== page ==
In this multicenter, double-blind, randomized trial, participants took exemestane for 4 to 6 weeks prior to their initial surgery. Three dosing regimens were used: (1) the standard 25 mg per day; (2) 25 mg 3 times per week; or (3) 25 mg once per week for the presurgical period. Investigators collected blood and tissue biomarkers at baseline and during the final visit.
The study's primary endpoint was a noninferiority percent change of circulating estradiol compared to the standard dose. Secondary endpoints included the change in expression of the prognostic markers Ki-67 and progesterone receptor (PgR) in cancer tissue, blood sex hormones, and toxicity.
The authors observed no differences between the daily and every-other-day groups for estrone, total estrone, and estrone sulfate levels. The once-weekly arm also showed some modulation in all hormones, but the changes were less significant than in the other 2 groups.
Additional findings included reductions in all arms of Ki-67 and PgR, although the reductions were not statistically significant among arms. The median change for Ki-67 was −5.0% vs −7.5% (P = .124) in the every-other-day arm and the daily arm, respectively. For PgR, the reduction was −9 vs −17 (P = .246), respectively. The authors found that both adverse events and menopausal symptoms were similar in all arms.
Ultimately, 173 women were evaluable for response out of 180 participants, which Dr. De Censi characterized as one of the study's strengths.
“The number of patients was reasonably high for a biomarker window-of-opportunity trial, and so the study was powered for the primary endpoint,” he said.
The study's primary limitation was the short treatment duration. “Side effects tend to develop after a few months, so our data cannot draw definitive conclusions on the tolerability of the lower doses,” Dr. De Censi said.
In the future, Dr. De Censi would like to see a longer trial with a larger participant pool, but he is aware of the funding challenges that studies of this type face.
“Pharma companies do not have an incentive to fund this type of research on generic drugs, so we need public funding agencies to support this work,” he said. “I'm proud that the U.S. National Cancer Institute funded our work due to its public health implications.”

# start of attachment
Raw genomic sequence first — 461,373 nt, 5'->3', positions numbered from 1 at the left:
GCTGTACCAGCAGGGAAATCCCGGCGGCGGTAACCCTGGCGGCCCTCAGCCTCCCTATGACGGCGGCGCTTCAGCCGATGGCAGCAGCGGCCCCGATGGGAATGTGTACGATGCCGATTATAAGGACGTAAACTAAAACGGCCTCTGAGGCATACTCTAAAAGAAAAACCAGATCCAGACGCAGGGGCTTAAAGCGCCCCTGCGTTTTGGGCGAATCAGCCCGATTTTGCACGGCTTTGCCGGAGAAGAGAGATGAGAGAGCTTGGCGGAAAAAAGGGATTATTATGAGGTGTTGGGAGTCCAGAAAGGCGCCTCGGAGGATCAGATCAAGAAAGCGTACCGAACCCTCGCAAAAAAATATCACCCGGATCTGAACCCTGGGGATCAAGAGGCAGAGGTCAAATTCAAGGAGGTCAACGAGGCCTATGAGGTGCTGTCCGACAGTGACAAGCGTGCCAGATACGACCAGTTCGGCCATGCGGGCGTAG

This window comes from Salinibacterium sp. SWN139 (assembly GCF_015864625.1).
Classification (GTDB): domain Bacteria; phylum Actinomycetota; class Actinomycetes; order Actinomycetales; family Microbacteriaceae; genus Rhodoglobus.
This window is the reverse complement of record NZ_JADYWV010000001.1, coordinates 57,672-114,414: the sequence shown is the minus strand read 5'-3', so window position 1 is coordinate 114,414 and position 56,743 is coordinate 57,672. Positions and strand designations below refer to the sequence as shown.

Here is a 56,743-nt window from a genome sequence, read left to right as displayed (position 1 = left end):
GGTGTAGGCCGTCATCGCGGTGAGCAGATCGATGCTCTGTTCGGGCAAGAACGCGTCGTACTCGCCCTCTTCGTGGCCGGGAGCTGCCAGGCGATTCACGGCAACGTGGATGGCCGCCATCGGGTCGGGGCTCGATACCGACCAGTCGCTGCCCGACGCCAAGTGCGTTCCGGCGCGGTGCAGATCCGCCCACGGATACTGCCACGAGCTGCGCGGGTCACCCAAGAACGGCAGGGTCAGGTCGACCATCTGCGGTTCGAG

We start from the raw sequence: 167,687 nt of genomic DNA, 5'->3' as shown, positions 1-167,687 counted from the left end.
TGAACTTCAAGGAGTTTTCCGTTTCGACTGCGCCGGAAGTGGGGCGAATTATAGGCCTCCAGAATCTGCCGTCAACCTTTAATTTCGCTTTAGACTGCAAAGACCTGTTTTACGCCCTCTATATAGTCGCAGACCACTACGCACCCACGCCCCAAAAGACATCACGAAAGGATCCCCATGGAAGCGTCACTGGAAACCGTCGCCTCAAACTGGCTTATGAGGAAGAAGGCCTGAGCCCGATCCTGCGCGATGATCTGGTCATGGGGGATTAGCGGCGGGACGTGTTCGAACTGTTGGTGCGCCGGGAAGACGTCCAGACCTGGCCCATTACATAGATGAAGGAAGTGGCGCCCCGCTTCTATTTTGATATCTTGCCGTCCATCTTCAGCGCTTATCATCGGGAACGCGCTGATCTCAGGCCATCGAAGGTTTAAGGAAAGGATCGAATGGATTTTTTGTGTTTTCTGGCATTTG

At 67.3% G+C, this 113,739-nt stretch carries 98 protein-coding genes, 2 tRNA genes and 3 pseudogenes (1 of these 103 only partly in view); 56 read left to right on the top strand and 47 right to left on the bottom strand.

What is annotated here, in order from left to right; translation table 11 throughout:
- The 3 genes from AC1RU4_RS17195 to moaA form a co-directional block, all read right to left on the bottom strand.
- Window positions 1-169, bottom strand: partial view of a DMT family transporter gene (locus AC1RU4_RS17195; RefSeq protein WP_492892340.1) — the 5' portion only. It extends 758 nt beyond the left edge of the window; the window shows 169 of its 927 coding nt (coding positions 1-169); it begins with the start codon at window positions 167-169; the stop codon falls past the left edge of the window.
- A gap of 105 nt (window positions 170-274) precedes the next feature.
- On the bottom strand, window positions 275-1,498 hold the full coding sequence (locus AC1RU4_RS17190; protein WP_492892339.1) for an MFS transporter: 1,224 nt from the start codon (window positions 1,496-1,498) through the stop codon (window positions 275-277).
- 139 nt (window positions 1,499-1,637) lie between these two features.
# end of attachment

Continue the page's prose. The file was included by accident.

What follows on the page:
Dr. De Censi believes that this study has immediate clinical utility.
“In my clinical practice, when my patients do not tolerate exemestane well, I propose that they take it every other day instead—and many, many times, patients are happy,” he concluded.
— Darcy Lewis
1. U.S. Food and Drug Administration. Getting the Dose Right: Optimizing Dose Selection Strategies in Oncology – An FDA-ASCO Virtual Workshop. Updated May 2, 2022. Accessed May 5, 2022.
ASCO alternative dosing exemestane 2022 (ASCO-alternative-dosing-exemestane-2022.pdf)
VERY INTERESTING! Thank you. I take Anastrozole but I’m wondering if all AIs are being analyzed.
Me too….it seems to me likely that results would be similar for the other AIs. More research like this is absolutely necessary to spare us unnecessary excess medication.
Examestane is a bit different than the others ( steroidal) so I wonder how exchangeable it is. But this is exciting research and more needed!
Half life of Anastrozole is 50 hours!
So that means there is still some circulating Anastrozole until as long as 4 days after the med?
I am sure my surgeon/oncologist would not be happy with me, but I am just starting out with Arimidex and am taking the pill every other day (and even skipped more days this first week).
It seems logical that different doses would be necessary depending on things like body size, amt of circulating estradiol, etc, rather than one size fits all….
I wonder how one can get the very sensitive test of circulating estradiol done, as was apparently done in the study? Maybe I would have to get in to see an endocrinologist??
In another study, it was found that women trying to get pregnant did not have any more recurrences (compared to control group) when stopping adjuvant therapy for as long as 2 yrs, at least at the 3-year follow up period.
All of this is food for thought!
That’s an interesting finding about women trying to get pregnant!
I’m 99 and 98% estrogen positive ( two tumors) so I’m reliable about taking the meds. I did not need chemo and I declined radiation ( was questionable) so this is my one post surgical remedy so to speak. I’m grateful that I’m not having any observable side effects right now … just started month 8.